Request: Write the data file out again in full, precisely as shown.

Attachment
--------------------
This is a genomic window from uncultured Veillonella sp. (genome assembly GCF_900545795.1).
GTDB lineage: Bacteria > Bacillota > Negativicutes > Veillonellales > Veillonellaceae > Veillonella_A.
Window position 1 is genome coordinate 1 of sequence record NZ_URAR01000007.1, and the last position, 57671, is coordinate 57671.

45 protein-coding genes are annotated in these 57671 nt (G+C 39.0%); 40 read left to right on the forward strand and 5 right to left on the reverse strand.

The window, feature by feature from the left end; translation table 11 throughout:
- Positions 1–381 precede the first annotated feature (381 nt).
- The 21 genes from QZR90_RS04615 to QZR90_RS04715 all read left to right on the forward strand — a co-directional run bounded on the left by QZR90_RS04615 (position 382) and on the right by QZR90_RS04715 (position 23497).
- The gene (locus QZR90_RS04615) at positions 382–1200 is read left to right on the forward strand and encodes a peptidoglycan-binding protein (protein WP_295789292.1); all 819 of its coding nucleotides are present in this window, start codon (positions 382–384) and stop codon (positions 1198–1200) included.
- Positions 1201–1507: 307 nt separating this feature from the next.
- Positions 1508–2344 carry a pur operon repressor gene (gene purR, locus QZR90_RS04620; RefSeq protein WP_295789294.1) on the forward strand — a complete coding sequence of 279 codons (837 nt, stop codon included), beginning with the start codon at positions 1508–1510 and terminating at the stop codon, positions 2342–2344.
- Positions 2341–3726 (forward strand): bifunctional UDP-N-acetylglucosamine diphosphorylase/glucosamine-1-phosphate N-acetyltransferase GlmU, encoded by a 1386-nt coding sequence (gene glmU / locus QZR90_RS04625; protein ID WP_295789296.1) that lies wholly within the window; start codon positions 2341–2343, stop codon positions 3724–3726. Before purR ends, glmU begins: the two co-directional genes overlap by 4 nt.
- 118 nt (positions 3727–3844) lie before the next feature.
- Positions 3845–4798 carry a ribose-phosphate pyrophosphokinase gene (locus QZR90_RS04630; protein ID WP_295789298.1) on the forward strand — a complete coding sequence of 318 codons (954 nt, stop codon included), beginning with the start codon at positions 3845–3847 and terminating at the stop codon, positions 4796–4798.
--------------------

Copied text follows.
This is a genomic window from uncultured Veillonella sp. (genome assembly GCF_900545795.1).
GTDB lineage: Bacteria > Bacillota > Negativicutes > Veillonellales > Veillonellaceae > Veillonella_A.
Window position 1 is genome coordinate 1 of sequence record NZ_URAR01000007.1, and the last position, 57671, is coordinate 57671.

45 protein-coding genes are annotated in these 57671 nt (G+C 39.0%); 40 read left to right on the forward strand and 5 right to left on the reverse strand.

The window, feature by feature from the left end; translation table 11 throughout:
- Positions 1–381 precede the first annotated feature (381 nt).
- The 21 genes from QZR90_RS04615 to QZR90_RS04715 all read left to right on the forward strand — a co-directional run bounded on the left by QZR90_RS04615 (position 382) and on the right by QZR90_RS04715 (position 23497).
- The gene (locus QZR90_RS04615) at positions 382–1200 is read left to right on the forward strand and encodes a peptidoglycan-binding protein (protein WP_295789292.1); all 819 of its coding nucleotides are present in this window, start codon (positions 382–384) and stop codon (positions 1198–1200) included.
- Positions 1201–1507: 307 nt separating this feature from the next.
- Positions 1508–2344 carry a pur operon repressor gene (gene purR, locus QZR90_RS04620; RefSeq protein WP_295789294.1) on the forward strand — a complete coding sequence of 279 codons (837 nt, stop codon included), beginning with the start codon at positions 1508–1510 and terminating at the stop codon, positions 2342–2344.
- Positions 2341–3726 (forward strand): bifunctional UDP-N-acetylglucosamine diphosphorylase/glucosamine-1-phosphate N-acetyltransferase GlmU, encoded by a 1386-nt coding sequence (gene glmU / locus QZR90_RS04625; protein ID WP_295789296.1) that lies wholly within the window; start codon positions 2341–2343, stop codon positions 3724–3726. Before purR ends, glmU begins: the two co-directional genes overlap by 4 nt.
- 118 nt (positions 3727–3844) lie before the next feature.
- Positions 3845–4798 carry a ribose-phosphate pyrophosphokinase gene (locus QZR90_RS04630; protein ID WP_295789298.1) on the forward strand — a complete coding sequence of 318 codons (954 nt, stop codon included), beginning with the start codon at positions 3845–3847 and terminating at the stop codon, positions 4796–4798.